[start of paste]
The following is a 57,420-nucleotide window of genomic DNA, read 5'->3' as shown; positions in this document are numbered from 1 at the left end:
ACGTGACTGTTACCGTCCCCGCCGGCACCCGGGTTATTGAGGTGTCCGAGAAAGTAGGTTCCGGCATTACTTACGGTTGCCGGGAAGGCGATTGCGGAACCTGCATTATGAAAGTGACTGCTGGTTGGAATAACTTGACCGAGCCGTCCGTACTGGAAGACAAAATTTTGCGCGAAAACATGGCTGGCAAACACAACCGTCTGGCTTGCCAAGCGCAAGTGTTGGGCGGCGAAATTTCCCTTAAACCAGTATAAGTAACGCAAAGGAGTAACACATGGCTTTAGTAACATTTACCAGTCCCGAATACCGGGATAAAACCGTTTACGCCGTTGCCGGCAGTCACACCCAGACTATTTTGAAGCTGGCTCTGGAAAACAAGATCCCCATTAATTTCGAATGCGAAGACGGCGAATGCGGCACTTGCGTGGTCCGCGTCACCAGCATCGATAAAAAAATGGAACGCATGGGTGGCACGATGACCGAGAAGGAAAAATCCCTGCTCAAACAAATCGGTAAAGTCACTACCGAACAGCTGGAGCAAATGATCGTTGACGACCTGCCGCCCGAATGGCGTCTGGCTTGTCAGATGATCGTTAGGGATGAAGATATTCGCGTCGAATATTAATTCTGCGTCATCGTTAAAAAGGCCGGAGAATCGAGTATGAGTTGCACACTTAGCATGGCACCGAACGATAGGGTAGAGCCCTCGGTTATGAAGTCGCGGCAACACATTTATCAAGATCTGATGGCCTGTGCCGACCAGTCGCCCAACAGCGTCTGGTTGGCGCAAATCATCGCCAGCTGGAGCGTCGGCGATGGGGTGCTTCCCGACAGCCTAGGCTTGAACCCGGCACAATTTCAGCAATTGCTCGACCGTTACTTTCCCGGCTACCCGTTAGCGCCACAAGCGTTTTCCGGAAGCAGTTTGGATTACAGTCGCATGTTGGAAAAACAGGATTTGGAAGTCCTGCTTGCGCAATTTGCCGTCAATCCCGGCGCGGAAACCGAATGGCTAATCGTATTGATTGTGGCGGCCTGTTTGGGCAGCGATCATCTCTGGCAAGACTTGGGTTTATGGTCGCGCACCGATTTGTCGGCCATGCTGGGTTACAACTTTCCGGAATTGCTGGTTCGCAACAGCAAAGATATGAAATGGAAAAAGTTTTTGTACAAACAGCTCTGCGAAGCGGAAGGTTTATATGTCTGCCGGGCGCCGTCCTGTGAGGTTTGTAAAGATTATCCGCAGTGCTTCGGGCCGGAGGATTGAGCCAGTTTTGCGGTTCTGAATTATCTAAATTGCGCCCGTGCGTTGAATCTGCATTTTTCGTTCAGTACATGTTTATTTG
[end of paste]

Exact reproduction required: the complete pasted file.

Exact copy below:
The following is a 57,420-nucleotide window of genomic DNA, read 5'->3' as shown; positions in this document are numbered from 1 at the left end:
ACGTGACTGTTACCGTCCCCGCCGGCACCCGGGTTATTGAGGTGTCCGAGAAAGTAGGTTCCGGCATTACTTACGGTTGCCGGGAAGGCGATTGCGGAACCTGCATTATGAAAGTGACTGCTGGTTGGAATAACTTGACCGAGCCGTCCGTACTGGAAGACAAAATTTTGCGCGAAAACATGGCTGGCAAACACAACCGTCTGGCTTGCCAAGCGCAAGTGTTGGGCGGCGAAATTTCCCTTAAACCAGTATAAGTAACGCAAAGGAGTAACACATGGCTTTAGTAACATTTACCAGTCCCGAATACCGGGATAAAACCGTTTACGCCGTTGCCGGCAGTCACACCCAGACTATTTTGAAGCTGGCTCTGGAAAACAAGATCCCCATTAATTTCGAATGCGAAGACGGCGAATGCGGCACTTGCGTGGTCCGCGTCACCAGCATCGATAAAAAAATGGAACGCATGGGTGGCACGATGACCGAGAAGGAAAAATCCCTGCTCAAACAAATCGGTAAAGTCACTACCGAACAGCTGGAGCAAATGATCGTTGACGACCTGCCGCCCGAATGGCGTCTGGCTTGTCAGATGATCGTTAGGGATGAAGATATTCGCGTCGAATATTAATTCTGCGTCATCGTTAAAAAGGCCGGAGAATCGAGTATGAGTTGCACACTTAGCATGGCACCGAACGATAGGGTAGAGCCCTCGGTTATGAAGTCGCGGCAACACATTTATCAAGATCTGATGGCCTGTGCCGACCAGTCGCCCAACAGCGTCTGGTTGGCGCAAATCATCGCCAGCTGGAGCGTCGGCGATGGGGTGCTTCCCGACAGCCTAGGCTTGAACCCGGCACAATTTCAGCAATTGCTCGACCGTTACTTTCCCGGCTACCCGTTAGCGCCACAAGCGTTTTCCGGAAGCAGTTTGGATTACAGTCGCATGTTGGAAAAACAGGATTTGGAAGTCCTGCTTGCGCAATTTGCCGTCAATCCCGGCGCGGAAACCGAATGGCTAATCGTATTGATTGTGGCGGCCTGTTTGGGCAGCGATCATCTCTGGCAAGACTTGGGTTTATGGTCGCGCACCGATTTGTCGGCCATGCTGGGTTACAACTTTCCGGAATTGCTGGTTCGCAACAGCAAAGATATGAAATGGAAAAAGTTTTTGTACAAACAGCTCTGCGAAGCGGAAGGTTTATATGTCTGCCGGGCGCCGTCCTGTGAGGTTTGTAAAGATTATCCGCAGTGCTTCGGGCCGGAGGATTGAGCCAGTTTTGCGGTTCTGAATTATCTAAATTGCGCCCGTGCGTTGAATCTGCATTTTTCGTTCAGTACATGTTTATTTG